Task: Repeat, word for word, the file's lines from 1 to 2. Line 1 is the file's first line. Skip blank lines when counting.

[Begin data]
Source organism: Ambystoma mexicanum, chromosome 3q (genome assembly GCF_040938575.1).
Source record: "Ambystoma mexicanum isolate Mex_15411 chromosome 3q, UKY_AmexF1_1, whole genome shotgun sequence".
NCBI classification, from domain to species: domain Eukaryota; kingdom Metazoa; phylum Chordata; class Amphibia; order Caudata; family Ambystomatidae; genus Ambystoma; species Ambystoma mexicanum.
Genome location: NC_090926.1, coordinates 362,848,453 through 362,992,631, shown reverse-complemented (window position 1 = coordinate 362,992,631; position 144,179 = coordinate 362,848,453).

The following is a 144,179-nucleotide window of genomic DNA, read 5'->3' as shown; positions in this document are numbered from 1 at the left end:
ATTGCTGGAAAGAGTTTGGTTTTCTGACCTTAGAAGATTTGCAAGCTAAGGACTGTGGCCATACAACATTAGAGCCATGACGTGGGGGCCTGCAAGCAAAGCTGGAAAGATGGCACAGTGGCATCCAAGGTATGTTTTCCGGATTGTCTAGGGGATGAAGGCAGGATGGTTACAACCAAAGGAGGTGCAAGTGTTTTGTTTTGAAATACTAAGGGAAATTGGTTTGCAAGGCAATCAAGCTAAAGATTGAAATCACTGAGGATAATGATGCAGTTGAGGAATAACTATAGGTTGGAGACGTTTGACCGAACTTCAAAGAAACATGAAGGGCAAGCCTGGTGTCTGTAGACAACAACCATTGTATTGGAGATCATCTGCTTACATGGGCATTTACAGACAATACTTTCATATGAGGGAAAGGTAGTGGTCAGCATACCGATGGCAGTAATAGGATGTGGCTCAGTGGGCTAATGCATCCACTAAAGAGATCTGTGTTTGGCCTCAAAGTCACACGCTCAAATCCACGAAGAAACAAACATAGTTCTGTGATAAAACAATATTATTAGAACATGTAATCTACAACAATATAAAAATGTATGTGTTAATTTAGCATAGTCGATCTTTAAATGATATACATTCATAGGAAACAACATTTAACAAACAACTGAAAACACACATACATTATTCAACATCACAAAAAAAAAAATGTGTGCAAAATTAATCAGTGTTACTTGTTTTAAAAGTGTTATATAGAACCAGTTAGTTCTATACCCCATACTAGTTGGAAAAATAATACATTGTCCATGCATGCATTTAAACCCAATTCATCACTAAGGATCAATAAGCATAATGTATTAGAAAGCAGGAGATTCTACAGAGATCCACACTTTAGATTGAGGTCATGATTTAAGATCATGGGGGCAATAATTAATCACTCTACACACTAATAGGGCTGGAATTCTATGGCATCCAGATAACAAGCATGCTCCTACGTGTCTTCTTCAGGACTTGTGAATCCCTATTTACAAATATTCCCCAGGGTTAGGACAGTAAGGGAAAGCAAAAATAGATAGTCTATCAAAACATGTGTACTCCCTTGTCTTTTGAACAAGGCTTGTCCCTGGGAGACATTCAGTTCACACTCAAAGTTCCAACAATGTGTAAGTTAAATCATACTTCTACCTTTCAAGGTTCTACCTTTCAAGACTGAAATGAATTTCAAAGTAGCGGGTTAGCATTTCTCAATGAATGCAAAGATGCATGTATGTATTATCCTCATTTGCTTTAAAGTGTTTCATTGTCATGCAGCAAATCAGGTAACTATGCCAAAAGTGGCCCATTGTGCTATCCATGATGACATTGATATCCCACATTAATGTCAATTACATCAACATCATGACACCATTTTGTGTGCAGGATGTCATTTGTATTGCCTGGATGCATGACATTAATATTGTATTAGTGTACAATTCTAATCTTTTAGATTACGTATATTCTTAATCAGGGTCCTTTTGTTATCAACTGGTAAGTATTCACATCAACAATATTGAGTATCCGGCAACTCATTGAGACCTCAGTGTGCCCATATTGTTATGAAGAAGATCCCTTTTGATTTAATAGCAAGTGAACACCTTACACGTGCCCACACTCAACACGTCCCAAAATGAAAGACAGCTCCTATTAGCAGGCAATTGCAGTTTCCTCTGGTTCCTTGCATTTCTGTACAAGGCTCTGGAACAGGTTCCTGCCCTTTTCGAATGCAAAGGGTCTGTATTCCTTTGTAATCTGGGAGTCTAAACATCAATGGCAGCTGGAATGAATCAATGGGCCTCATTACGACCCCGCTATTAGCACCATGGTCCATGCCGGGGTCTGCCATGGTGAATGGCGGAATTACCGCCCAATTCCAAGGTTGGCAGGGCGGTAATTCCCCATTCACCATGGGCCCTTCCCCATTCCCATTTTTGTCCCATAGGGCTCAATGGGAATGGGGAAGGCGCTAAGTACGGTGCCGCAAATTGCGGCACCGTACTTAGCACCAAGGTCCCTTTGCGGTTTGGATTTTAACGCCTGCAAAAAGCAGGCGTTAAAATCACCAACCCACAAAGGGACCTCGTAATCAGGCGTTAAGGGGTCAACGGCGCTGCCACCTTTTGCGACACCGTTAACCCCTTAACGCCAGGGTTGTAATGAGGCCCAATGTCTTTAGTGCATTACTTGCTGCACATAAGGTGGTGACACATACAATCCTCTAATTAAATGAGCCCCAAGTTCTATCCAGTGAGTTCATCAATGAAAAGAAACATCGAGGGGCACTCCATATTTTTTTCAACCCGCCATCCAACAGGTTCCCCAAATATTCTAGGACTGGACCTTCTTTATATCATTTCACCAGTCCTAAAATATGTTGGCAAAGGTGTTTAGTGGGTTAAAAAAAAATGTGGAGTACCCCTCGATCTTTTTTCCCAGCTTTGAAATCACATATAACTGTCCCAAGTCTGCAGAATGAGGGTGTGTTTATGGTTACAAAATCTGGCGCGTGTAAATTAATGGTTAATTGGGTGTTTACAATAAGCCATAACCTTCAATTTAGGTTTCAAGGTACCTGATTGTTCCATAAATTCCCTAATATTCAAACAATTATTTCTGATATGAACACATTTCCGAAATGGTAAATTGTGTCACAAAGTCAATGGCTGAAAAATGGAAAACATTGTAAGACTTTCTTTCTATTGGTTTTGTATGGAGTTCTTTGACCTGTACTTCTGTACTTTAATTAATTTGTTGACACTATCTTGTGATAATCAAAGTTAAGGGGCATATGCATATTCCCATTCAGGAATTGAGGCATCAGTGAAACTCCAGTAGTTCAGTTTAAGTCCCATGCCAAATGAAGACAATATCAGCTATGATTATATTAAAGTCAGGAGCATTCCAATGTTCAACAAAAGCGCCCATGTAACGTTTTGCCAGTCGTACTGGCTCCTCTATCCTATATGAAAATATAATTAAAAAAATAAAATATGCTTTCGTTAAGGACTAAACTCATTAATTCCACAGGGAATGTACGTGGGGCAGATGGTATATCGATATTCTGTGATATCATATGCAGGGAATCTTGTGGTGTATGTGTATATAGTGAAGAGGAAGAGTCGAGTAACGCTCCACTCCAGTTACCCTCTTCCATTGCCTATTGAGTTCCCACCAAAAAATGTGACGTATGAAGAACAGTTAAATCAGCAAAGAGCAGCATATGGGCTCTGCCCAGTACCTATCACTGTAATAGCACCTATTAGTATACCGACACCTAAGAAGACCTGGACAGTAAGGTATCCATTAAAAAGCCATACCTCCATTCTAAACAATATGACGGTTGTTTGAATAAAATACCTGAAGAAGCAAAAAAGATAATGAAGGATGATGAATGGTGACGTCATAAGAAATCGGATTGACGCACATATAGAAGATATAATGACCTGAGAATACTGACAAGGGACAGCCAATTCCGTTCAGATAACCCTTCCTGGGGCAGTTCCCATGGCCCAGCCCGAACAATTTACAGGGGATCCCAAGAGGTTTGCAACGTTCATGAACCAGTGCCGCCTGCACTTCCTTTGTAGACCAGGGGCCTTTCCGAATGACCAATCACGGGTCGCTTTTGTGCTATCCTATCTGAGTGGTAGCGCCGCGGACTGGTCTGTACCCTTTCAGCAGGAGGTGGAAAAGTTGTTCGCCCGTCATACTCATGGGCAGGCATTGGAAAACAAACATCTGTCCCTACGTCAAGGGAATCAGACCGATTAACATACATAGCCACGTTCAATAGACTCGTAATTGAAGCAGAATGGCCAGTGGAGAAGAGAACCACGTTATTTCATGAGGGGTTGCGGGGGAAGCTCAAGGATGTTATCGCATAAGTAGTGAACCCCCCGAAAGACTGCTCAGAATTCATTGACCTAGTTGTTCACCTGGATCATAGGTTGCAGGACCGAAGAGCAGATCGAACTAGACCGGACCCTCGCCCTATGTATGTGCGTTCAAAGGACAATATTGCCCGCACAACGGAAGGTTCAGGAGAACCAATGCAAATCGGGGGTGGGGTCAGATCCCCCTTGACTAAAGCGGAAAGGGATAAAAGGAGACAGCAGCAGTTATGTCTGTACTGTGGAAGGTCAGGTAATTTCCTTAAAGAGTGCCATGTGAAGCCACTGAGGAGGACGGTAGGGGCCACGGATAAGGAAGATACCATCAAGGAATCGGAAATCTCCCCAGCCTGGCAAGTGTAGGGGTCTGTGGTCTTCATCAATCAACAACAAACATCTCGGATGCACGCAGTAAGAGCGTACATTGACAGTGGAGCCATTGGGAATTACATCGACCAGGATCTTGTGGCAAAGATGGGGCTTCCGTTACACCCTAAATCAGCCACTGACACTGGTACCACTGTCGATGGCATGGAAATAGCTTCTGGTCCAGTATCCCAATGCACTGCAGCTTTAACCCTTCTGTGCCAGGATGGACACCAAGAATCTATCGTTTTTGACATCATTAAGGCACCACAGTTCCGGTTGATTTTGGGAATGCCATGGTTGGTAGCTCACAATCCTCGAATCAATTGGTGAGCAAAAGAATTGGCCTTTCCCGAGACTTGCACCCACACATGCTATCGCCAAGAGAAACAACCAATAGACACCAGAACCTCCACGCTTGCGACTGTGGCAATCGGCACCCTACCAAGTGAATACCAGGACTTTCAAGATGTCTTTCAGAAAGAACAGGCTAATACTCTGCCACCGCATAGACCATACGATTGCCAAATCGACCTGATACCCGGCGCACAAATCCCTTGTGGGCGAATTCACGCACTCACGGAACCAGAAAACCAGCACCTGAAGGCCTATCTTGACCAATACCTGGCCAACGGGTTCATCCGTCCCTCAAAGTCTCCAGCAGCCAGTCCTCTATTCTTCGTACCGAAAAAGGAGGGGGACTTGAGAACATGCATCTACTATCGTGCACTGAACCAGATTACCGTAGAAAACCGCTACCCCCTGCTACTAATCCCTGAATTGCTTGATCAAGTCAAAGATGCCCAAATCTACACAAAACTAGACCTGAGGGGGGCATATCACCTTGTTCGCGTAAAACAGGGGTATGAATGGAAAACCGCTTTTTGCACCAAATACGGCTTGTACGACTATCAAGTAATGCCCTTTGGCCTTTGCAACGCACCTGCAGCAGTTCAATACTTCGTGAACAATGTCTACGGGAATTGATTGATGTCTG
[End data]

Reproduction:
Source organism: Ambystoma mexicanum, chromosome 3q (genome assembly GCF_040938575.1).
Source record: "Ambystoma mexicanum isolate Mex_15411 chromosome 3q, UKY_AmexF1_1, whole genome shotgun sequence".